The Rest of the Story

Paul Harvey

Today a friend of mine shared a YouTube video on Facebook that was a tribute to police officers written by Paul Harvey. Of course it was a touching tribute especially amidst everything occurring in our world today, but hearing Paul Harvey’s classic mid-America radio accent brought back a flood of memories.

Growing up we spent a lot of time at my grandparents who always had the radio on in their house and barn. In addition, my mom worked from home so when she went to town, so did we. I don’t mean to sound old here, but this was before Bluetooth capability so you either listened to the radio or CDs in the car and often times when we were buzzing from place to place it was the radio. Well one of the local radio stations out of LaGrange, KBUK, broadcasted Paul Harvey’s daily “Rest of the Story” segment shortly after the Texas State Network News at the top of the noon hour. The local radio host would chime in briefly between the two segments and say “and now here is Paul Harvey with the rest of the story”. As he muttered those 12 words, my brother and I did too…suddenly the radio host had two co-hosts. Now at a young age, after we introduced Paul Harvey, my brother and I were the least bit concerned about “the rest of the story”, but through his storytelling capability, memorable voice and look of interest from the adults we couldn’t help but listen to his 4 minute segment even if we didn’t know who John D. Rockefeller was, why we cared that the Ohio River didn’t have any bedrock to build a bridge in the late 1800s or what the placebo effect is. We listened anyways.

As we grew older, more and more stories became of interest as we understood the world around us. Suddenly, we took an interest towards Paul Harvey’s stories and became excited if we actually knew who or what he was talking about! It really is true, you do get wiser with age.

Now, right around the time I got my driver’s license is probably when I stopped listening to “the rest of the story” for a few reasons. One, because well I had control of the radio now and Bluetooth connectivity was also a thing and two, he passed away right around this time and I’m not too sure if KBUK continued to broadcast reruns or not. Nonetheless, until this video popped up on my newsfeed today I hadn’t given Paul Harvey much thought.

Well, as I scrolled through my Facebook and pressed play on this video and was greeted by that classic voice, I thought I should pause it and start it over so that I could give him his formal introduction of “now here is Paul Harvey with the rest of the story”. Of course I didn’t do this, but after watching the video I did track down “The Paul Harvey Show” podcast and got immersed into listening to various 4 minute segments. I learned that Merle Haggard almost escaped from San Quentin with his friend, but at the last minute decided not to in which his friend got caught and received the death penalty, 40 inventions that took place during the golden age of railroad invention in the 19th century were invented by women and John Hertz (founder of Hertz rentals) is noted for establishing yellow as the standard color for taxis, among other notable things. I just kept listening to story after story and you don’t even want to guess how many 4 minute segments you can listen to in a day.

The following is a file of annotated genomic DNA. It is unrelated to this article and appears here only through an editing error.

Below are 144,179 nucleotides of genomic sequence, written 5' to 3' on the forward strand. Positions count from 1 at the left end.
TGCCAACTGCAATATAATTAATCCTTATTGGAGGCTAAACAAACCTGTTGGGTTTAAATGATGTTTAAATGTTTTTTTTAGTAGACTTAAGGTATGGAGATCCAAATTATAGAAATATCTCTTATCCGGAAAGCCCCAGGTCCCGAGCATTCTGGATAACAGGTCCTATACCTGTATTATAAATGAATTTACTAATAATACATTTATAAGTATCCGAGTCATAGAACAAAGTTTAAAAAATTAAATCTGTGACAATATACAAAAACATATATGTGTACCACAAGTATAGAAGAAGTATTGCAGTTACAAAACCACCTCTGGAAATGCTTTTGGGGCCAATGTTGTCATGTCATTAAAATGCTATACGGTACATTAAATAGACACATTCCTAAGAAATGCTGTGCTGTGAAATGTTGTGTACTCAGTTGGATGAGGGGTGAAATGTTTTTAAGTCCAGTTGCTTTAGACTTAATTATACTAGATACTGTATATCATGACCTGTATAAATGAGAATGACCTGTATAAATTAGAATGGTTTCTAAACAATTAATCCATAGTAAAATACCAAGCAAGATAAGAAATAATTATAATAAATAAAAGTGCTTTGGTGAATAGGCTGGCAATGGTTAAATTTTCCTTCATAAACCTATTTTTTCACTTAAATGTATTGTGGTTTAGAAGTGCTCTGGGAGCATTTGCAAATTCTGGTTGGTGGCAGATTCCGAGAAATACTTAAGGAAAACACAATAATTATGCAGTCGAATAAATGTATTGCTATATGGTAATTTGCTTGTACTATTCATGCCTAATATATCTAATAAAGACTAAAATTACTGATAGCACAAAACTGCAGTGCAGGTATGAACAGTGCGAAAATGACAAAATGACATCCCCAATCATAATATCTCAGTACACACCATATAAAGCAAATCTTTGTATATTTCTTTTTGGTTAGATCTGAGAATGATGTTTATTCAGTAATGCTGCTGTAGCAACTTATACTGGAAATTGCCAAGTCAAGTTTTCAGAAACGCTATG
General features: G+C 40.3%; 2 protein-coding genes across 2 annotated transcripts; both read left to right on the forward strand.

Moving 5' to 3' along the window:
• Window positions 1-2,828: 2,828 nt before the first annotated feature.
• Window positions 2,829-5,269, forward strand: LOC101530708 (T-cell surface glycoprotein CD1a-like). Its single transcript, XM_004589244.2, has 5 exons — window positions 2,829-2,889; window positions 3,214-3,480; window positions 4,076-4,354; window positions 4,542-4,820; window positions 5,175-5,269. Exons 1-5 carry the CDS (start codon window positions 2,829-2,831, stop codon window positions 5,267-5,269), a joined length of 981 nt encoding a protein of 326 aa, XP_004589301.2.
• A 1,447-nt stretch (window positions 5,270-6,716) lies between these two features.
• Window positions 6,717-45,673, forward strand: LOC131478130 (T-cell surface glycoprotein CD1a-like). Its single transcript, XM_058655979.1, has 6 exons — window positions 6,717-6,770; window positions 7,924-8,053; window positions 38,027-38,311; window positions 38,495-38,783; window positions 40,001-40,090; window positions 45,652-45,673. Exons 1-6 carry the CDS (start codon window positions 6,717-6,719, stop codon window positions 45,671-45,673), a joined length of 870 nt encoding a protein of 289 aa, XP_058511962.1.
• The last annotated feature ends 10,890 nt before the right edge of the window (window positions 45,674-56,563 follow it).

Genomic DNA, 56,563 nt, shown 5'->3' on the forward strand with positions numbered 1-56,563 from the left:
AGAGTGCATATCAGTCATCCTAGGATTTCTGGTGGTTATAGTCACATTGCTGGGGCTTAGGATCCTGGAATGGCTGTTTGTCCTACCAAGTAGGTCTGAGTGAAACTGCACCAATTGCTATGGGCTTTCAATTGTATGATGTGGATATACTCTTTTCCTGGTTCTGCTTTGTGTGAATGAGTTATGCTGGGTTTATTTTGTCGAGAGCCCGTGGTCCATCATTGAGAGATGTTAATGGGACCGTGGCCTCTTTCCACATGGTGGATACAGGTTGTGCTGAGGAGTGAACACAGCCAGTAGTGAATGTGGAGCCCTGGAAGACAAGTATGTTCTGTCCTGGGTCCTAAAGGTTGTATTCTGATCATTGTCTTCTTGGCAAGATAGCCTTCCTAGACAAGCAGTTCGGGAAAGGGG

Now I realize that Paul Harvey has his critics and while it’s questionable if all his stories are true, there is no denying his enticing storytelling ability. It’s not until the last 30 seconds that he reveals the person, place or thing he just spent the last 3 minutes and 30 seconds talking about, not to mention the way he told the story and suspense building up to this reveal was just as interesting as the reveal! As I listened, I mentally tried to figure out who or what he was talking about before he gave it away at the end and said “and now you know the rest of the story”.

Now, besides the fond memories it brought back of spending time with my grandparents or riding around with my mom, I actually found his stories interesting compared to 12 or 15 years ago. I love learning new things, hearing about people’s background and keeping my history skills sharp…and this is exactly what Paul Harvey did. He combined all three into a 4 minute segment, 6 days a week, for all to hear.

So I believe the next time I head out the door, I’ll connect to the Bluetooth in my car, turn on the podcast and it’ll be just like old times…except I’ll actually know what he is talking about and I won’t be faced with possibility of missing “the rest of the story” if I’m not in a position to tune in just after the noon hour…..I wonder what Paul Harvey would say about today’s technology?